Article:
‘I Don’t Want a Fairy Tale!’

May 6, 2014

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couple make a decision 298x300 I Don’t Want a Fairy Tale!Love isn’t perfect. It isn’t a fairy tale or a storybook, and it doesn’t always come easy. Love is overcoming obstacles, facing challenges, fighting to be together, holding on and never letting go. Love is work, but most of all, love is realizing that every hour, every minute, every second of it was worth it because you did it together.

I did it again last week. We were out of town and stopped for a cold drink after walking around for a few hours. The only open seats were at a table for 4 that had a couple seated at it. They motioned us over to join them (which was so nice!).  After a quick moment to assess them, my gut told me they were dating so I dove right in!  My husband rolled his eyes and smiled as if to say, “Here she goes again!”

“Can I ask you both a few questions …” I began, and the conversation rolled from there.

This couple was clearly dating. They were cute together. Laughing! Talking! Engaged (meaning engaged in conversation, not engaged to be married). They clearly had life experience. In other words, they weren’t 20-somethings, but rather more like 40-somethings!  I wanted to know more about how they met, how long they had been dating, etc.

I love watching and listening to people talk about how they met. It’s always fun to see how they bounce the story back and forth between them, and present the “he said/she said” sides of their relationship. They were finishing each other’s sentences, laughing and smiling as they remembered different points in the story, and feeling good about reliving the start of their relationship.

As their story unfolded, Lisa mentioned a prior relationship in which she was involved, and how different it was to what she found when she met Dave. I asked her what she meant. Her answer was profound. I immediately grabbed a napkin off the table and wrote it down. Lisa said, “I want and need a real relationship, not a fairy tale. He wanted a fairy tale, and that won’t last.”

Lisa went on to say that many people would have considered her last relationship to be “perfect.” That was the problem. It was “too perfect.” He insisted on sending her hand-written cards and fresh flowers weekly. He bought her presents. He liked her to dress and look a certain way. He took her to the best restaurants where it was good to be seen.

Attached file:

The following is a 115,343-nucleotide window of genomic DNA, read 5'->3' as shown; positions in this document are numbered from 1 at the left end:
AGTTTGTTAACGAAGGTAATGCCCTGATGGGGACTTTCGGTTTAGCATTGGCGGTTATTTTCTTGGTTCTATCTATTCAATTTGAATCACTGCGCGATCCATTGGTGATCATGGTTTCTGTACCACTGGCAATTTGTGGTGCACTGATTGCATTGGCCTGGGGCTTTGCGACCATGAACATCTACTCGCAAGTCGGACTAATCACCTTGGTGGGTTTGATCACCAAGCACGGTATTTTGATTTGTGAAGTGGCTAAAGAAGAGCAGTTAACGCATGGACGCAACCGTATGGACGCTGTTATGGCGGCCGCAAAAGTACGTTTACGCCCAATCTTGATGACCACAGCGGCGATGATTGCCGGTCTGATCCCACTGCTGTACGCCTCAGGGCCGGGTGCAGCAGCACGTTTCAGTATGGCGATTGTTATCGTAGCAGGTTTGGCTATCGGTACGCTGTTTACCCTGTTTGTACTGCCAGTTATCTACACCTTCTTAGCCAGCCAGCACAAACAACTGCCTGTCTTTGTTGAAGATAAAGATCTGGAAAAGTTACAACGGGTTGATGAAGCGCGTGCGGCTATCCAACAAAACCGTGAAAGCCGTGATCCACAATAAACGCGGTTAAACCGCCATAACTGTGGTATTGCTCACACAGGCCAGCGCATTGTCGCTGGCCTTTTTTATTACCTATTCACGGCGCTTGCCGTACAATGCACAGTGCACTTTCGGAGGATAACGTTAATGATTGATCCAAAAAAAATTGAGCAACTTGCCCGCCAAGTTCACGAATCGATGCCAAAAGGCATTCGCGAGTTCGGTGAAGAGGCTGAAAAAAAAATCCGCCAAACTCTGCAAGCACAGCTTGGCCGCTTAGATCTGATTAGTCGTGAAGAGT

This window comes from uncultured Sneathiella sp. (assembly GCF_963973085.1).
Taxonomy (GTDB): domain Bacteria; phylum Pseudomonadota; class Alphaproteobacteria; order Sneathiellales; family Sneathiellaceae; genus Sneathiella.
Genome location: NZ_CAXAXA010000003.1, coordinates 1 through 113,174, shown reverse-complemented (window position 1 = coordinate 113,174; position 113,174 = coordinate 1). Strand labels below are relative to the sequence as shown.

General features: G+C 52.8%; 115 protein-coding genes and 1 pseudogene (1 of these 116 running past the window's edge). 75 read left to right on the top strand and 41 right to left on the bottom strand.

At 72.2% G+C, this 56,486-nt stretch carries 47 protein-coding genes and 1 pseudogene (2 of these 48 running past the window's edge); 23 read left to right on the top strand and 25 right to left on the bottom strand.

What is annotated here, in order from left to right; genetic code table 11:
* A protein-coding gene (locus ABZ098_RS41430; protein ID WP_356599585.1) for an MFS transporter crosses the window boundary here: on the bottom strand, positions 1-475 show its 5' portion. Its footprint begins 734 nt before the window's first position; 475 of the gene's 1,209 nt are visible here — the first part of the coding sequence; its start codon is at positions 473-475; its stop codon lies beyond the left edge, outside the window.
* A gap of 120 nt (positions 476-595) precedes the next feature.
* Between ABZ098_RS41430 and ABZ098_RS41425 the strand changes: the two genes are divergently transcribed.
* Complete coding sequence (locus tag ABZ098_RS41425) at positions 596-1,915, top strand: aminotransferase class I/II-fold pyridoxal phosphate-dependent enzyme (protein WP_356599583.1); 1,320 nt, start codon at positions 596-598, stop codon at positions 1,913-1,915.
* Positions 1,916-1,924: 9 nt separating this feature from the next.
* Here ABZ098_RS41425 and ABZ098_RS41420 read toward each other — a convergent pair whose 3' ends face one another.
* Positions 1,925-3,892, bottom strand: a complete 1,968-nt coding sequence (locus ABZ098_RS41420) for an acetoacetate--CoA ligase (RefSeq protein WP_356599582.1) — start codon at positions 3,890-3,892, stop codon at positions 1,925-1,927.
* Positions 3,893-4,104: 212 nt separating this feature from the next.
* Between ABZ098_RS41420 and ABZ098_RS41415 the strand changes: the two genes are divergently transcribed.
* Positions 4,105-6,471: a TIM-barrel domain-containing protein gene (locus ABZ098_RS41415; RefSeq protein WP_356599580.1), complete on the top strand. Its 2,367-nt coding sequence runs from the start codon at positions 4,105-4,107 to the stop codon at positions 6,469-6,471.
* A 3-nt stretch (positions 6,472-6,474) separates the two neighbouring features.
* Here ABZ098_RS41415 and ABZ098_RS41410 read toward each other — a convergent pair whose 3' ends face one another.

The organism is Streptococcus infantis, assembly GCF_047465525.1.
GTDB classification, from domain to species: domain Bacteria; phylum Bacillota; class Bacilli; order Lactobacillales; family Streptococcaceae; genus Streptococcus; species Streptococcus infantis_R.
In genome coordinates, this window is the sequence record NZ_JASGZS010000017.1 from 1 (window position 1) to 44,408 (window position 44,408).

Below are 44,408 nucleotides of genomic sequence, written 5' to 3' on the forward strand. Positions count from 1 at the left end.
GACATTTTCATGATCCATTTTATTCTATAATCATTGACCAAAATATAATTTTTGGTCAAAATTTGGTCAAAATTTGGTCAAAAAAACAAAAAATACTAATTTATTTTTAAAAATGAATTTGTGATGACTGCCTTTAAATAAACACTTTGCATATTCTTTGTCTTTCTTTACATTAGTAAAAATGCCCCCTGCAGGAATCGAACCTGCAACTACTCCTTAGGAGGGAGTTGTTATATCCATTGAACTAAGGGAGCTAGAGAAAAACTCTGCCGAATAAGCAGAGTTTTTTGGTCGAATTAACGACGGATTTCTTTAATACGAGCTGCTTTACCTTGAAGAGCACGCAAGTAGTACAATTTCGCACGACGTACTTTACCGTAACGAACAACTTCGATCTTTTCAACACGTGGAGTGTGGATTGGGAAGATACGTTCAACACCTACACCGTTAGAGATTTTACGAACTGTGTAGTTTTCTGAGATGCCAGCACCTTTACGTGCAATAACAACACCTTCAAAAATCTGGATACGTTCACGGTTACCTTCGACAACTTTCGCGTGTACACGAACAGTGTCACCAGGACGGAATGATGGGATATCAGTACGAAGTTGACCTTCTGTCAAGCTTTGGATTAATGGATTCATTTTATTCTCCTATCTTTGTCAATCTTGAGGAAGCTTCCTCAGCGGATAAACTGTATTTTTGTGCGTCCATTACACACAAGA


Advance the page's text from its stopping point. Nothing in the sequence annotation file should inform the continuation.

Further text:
What starts off as amazing, romantic, and loving can quickly become overwhelming, controlling and suffocating. When you can’t be as comfortable with each other hanging out in your old pajama bottoms watching a movie as you are getting all gussied up and eating at the best table in the best restaurant, there’s a problem! At least Lisa thought so, and so she called off the relationship. She said, “That kind of fairy tale – wanting things to be perfect all of the time – can’t be maintained forever. At some point, you have to do life with all of its imperfections, and people who want to control perfection can’t deal with that.”

Her comment reminded me of a song I love by John Legend,. The chorus starts like this:  Cause all of me, loves all of you; Love your curves and all your edges, All your perfect imperfections.

Isn’t that a great mental image? When we are truly in harmony with someone, we do love their perfect imperfections. Things which might bother or annoy us in others become tolerable. We are willing to forgive or overlook these “imperfections” because their “perfections,” the good they bring to us, and the good they bring out in us, are so much more powerful.

Some people might have been surprised when Lisa ended the relationship. Others knew she absolutely made the right decision. People want real. They don’t want perfect. There is a difference.

What about you? Are you looking for perfect, or striving for real?

About the Author:

Author Monique A. Honaman wrote “The High Road Has Less Traffic: honest advice on the path through love and divorce” (2010) in response to a need for a book that provided honest, real, and raw advice about how to survive and thrive through one of life’s toughest journeys, and “The High Road Has Less Traffic … and a better view” (2013) to provide perspectives on love, marriage, divorce and everything in between. The books are available on Amazon.com.  Learn more at www.HighRoadLessTraffic.com.

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